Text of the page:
In a serious blow to U.S. media organizations, the Supreme Court of Canada ruled on Wednesday that disgraced media mogul Conrad Black can sue U.S. defendants in a Canadian court. In a twist of irony, one of America's most anti-media personalities--Overstock.com (OSTK) CEO Patrick Byrne--will also be adversely affected by the ruling.
Byrne is the subject of a libel suit in Canada by Altaf Nazerali, a Vancouver stock promoter who was the subject of lurid accusations in Deep Capture, a website founded and operated by Byrne. Byrne's effort to have the suit tossed out was denied in February, and he has since appealed.
The ruling in the Byrne case can be found here.
The Conrad Black case had been closely watched by attorneys involved in Nazerali's suit against Byrne, because it was expected to resolve the issue of jurisdiction one way or the other. It has -- in Nazerali's favor.
The Canadian Supreme Court's decision can be found here.
As you can see, the jurisdictional issue is essentially identical. Indeed, Nazerali would seem to have a stronger case than Black on the jurisdictional issue, because, unlike Black, he is a Canadian citizen.
Though any libel judgment reached against Byrne and his Deep Capture cronies may not be enforceable in the U.S. -- though that is, I understand, not a settled issue -- it would be a terrible embarrassment for the voluble CEO to be dragged through a messy libel suit across the border. Since his chances in Canada are poor (his website has made wild accusations against Nazerali, including terrorist links), an adverse judgment will pretty much destroy any credibility he may have left. And then there are the lawyer bills, which can easily mount into the millions in libel cases.
This means that the company's shares, already hugging nine-year lows, will continue to be depressed. Overstock has been teetering on the brink of insolvency, and has had to lay off employees. In addition to this libel suit, which may well involve the company as well as its CEO, Overstock faces a consumer fraud lawsuit in California that isn't going very well.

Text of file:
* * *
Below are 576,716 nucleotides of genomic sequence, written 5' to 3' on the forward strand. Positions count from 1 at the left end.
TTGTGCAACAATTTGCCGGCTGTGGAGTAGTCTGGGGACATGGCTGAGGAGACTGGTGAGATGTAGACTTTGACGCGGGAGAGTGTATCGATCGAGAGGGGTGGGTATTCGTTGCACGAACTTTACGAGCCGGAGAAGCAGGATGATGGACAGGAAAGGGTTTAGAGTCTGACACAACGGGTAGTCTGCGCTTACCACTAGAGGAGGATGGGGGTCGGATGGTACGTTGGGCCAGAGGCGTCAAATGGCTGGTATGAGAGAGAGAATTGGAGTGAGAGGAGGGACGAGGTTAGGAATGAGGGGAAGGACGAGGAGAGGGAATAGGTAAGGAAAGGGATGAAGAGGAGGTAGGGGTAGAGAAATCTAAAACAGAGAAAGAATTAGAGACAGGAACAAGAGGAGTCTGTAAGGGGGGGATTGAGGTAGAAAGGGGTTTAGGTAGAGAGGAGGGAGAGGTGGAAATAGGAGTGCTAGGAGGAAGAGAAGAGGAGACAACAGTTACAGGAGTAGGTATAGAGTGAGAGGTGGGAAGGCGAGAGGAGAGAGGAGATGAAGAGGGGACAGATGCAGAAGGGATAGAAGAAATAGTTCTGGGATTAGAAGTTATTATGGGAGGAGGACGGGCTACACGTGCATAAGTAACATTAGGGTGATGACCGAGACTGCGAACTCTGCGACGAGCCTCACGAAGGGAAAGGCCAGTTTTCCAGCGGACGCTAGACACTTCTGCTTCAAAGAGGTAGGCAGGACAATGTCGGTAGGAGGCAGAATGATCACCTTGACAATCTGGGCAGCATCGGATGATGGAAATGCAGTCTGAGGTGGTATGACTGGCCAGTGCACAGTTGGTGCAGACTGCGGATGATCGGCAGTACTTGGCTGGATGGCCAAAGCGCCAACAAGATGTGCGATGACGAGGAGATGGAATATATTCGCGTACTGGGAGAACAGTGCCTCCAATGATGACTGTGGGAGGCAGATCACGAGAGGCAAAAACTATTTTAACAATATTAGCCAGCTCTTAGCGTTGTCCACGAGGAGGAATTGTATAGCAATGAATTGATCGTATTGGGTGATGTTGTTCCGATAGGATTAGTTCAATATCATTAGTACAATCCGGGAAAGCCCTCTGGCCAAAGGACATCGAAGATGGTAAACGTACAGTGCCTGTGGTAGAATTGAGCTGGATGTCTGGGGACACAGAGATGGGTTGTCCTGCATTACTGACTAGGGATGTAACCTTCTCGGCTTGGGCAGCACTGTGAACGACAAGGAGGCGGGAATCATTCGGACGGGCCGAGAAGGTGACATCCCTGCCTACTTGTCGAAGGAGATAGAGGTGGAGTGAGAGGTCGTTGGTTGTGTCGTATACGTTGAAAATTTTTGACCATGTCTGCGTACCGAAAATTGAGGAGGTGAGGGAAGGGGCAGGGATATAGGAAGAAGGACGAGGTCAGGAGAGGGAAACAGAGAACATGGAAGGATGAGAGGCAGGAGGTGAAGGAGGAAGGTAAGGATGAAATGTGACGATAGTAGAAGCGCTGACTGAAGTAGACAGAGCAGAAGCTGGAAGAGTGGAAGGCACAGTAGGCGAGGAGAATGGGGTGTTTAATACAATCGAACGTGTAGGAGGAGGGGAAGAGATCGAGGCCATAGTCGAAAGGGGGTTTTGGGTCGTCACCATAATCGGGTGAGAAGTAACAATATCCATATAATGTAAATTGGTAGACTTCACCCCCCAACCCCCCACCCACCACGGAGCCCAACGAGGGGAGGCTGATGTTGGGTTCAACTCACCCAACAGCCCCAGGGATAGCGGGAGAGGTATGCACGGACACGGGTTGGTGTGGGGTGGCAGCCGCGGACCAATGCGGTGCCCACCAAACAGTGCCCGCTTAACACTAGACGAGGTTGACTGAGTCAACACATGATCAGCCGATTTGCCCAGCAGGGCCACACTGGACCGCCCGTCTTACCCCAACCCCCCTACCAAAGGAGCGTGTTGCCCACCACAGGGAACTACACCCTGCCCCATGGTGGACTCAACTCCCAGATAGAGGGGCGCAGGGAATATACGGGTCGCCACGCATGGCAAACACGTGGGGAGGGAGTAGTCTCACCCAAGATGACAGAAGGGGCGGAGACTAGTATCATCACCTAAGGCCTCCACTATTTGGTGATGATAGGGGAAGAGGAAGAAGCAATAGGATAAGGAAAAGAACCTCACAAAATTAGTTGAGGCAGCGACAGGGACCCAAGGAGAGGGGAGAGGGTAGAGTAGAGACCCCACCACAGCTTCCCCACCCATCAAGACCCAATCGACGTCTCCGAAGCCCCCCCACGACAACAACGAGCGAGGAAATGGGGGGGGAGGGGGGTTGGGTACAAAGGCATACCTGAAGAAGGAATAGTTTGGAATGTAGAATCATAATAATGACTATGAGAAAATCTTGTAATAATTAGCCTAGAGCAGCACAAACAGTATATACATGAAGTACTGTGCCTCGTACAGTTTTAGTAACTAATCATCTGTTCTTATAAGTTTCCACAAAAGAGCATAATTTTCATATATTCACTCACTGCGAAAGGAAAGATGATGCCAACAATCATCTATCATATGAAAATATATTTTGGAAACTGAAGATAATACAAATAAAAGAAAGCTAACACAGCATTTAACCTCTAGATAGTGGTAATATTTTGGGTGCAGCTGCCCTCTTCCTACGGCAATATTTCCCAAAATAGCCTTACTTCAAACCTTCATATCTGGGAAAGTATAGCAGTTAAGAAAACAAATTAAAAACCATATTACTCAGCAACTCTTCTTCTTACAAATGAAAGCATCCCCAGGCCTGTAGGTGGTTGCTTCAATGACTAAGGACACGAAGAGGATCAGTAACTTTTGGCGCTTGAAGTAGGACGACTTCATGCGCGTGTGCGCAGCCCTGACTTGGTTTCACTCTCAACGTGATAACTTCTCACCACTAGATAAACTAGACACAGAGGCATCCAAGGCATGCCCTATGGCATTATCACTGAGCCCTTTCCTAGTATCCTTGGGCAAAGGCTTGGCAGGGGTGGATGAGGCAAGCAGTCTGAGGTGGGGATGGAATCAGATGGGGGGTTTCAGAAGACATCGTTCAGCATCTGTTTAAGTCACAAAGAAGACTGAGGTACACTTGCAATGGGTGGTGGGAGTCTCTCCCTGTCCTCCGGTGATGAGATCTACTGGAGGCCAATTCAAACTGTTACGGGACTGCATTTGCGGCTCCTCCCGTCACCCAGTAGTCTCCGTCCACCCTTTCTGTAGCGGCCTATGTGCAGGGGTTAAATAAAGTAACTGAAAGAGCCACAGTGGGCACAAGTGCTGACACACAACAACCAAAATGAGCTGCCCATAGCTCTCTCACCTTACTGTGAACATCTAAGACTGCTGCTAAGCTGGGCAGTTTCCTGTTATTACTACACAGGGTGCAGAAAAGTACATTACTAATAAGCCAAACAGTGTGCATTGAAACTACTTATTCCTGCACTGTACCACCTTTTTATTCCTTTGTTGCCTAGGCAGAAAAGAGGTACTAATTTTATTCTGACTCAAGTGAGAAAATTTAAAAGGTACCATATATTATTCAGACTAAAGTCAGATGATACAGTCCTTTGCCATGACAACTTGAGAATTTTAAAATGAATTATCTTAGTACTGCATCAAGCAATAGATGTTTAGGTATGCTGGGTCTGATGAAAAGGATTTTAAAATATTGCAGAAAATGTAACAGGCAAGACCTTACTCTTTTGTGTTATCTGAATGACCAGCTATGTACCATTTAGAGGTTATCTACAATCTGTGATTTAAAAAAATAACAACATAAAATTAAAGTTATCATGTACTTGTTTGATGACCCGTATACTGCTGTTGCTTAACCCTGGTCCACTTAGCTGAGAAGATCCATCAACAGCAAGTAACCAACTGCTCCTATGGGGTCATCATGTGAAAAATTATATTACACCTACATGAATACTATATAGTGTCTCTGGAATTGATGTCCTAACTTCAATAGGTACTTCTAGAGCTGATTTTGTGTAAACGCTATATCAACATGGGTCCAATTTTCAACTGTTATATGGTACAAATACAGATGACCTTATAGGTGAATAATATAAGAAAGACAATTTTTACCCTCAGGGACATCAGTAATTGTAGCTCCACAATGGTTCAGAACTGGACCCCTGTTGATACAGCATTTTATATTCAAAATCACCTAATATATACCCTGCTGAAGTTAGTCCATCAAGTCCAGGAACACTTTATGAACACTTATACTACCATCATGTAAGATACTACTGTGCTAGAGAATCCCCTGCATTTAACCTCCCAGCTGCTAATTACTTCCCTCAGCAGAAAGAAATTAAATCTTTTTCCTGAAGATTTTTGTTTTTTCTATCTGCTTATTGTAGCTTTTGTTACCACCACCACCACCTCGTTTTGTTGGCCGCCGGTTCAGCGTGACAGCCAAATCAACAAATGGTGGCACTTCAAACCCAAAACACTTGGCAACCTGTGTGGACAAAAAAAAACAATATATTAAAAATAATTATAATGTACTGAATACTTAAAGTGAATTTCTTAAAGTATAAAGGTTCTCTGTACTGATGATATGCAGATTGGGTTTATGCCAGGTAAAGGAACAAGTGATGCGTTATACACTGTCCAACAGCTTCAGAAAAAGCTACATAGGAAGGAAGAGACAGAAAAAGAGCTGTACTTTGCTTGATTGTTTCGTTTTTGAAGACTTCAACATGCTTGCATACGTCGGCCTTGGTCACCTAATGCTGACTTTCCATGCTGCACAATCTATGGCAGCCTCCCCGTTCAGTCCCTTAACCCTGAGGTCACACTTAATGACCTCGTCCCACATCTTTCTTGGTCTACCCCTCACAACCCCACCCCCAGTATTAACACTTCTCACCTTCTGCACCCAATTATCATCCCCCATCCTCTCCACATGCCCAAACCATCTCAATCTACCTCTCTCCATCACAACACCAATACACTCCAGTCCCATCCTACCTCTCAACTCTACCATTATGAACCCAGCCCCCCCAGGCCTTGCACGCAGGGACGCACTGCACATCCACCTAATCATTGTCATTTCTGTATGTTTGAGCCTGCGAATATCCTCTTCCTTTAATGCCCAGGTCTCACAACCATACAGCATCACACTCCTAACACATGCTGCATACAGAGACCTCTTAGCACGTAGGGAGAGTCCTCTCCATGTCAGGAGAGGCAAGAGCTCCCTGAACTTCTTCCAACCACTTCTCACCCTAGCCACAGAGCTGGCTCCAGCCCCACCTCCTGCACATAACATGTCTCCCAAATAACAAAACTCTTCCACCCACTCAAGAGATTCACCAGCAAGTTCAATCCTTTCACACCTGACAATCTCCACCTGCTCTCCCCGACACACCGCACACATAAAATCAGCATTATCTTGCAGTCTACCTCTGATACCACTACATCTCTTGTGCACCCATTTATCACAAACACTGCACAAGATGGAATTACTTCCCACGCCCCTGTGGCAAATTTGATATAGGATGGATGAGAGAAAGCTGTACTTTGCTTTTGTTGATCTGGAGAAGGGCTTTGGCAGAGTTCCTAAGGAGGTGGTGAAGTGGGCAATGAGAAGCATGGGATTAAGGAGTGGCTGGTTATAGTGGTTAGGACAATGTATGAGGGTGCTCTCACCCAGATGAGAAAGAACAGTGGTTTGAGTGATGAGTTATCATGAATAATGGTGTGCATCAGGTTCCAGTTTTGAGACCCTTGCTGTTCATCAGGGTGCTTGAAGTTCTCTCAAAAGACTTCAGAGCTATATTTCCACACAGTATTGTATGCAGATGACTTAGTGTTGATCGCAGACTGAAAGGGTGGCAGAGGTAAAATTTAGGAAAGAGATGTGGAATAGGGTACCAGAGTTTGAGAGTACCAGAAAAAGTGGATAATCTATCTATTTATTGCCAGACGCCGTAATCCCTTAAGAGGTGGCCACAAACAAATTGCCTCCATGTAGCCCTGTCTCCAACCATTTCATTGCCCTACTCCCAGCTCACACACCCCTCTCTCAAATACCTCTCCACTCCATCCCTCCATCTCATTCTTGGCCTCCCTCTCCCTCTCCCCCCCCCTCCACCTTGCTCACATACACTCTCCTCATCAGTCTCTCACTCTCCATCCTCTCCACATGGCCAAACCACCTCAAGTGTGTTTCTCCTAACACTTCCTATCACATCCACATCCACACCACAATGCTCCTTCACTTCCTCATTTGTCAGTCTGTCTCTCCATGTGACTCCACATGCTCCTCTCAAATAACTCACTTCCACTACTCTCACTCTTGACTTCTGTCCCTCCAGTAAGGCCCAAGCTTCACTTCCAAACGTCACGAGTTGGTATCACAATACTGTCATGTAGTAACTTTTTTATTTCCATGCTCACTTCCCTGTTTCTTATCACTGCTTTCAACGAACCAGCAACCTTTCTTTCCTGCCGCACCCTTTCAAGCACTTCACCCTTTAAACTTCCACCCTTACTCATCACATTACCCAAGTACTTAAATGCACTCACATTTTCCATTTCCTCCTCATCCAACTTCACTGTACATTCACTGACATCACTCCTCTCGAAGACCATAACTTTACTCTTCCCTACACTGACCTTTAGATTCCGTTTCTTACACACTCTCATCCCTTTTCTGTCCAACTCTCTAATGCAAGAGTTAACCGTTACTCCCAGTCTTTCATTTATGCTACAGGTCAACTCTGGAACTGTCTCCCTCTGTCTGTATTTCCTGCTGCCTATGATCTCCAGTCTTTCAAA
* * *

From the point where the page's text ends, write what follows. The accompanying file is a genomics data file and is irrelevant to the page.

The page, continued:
Overstock has an earnings conference call on Thursday morning. Here's a fearless prediction: the adverse ruling, and the libel suit in general, won't be mentioned by either Byrne or the thoroughly intimidated analysts at the call. It also won't be mentioned by the Utah media, which hasn't breathed a word about this suit.
The ironic part of all this is that Byrne is one of the most anti-media corporate figures on the U.S. scene today, and his Deep Capture site has attacked numerous people in the media who have criticized Byrne, myself included. That might explain why the Nazerali suit hasn't exactly elicited shrieks of horror in U.S. media circles.
Much as the Breeden ruling may cheer Byrne critics, it's not good news for the media. This suit will make it much easier to sue American companies in Canada, which has much more anti-defendant libel laws than the U.S. News media companies like the New York Times Company (NYT), Time Warner (TWX) and Dow Jones, now part of News Corp., (NWS) have been dragged into cross-border suits in the past by what has come to be known as "libel tourists." Nazerali was no libel tourist, but some have maintained that Black met the definition.
I guess this falls in the category of "every cloud has a silver lining."